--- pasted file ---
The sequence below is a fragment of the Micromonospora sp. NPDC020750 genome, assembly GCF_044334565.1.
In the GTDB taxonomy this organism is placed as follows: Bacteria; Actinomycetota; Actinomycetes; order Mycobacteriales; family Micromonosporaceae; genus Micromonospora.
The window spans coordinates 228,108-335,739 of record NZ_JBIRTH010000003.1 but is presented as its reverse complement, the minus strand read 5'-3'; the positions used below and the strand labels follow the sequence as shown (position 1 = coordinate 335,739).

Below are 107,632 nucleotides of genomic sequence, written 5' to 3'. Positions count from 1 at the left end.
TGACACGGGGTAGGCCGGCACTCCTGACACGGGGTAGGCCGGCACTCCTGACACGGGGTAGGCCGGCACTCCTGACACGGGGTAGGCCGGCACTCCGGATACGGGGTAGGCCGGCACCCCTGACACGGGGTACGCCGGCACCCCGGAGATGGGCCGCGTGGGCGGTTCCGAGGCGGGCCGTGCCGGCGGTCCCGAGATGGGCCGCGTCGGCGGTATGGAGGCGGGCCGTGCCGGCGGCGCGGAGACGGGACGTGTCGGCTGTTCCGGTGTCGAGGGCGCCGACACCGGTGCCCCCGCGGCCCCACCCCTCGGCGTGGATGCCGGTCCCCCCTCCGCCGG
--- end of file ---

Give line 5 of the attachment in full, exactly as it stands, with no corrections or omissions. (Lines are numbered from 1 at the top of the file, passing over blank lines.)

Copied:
TGACACGGGGTAGGCCGGCACTCCTGACACGGGGTAGGCCGGCACTCCTGACACGGGGTAGGCCGGCACTCCTGACACGGGGTAGGCCGGCACTCCGGATACGGGGTAGGCCGGCACCCCTGACACGGGGTACGCCGGCACCCCGGAGATGGGCCGCGTGGGCGGTTCCGAGGCGGGCCGTGCCGGCGGTCCCGAGATGGGCCGCGTCGGCGGTATGGAGGCGGGCCGTGCCGGCGGCGCGGAGACGGGACGTGTCGGCTGTTCCGGTGTCGAGGGCGCCGACACCGGTGCCCCCGCGGCCCCACCCCTCGGCGTGGATGCCGGTCCCCCCTCCGCCGG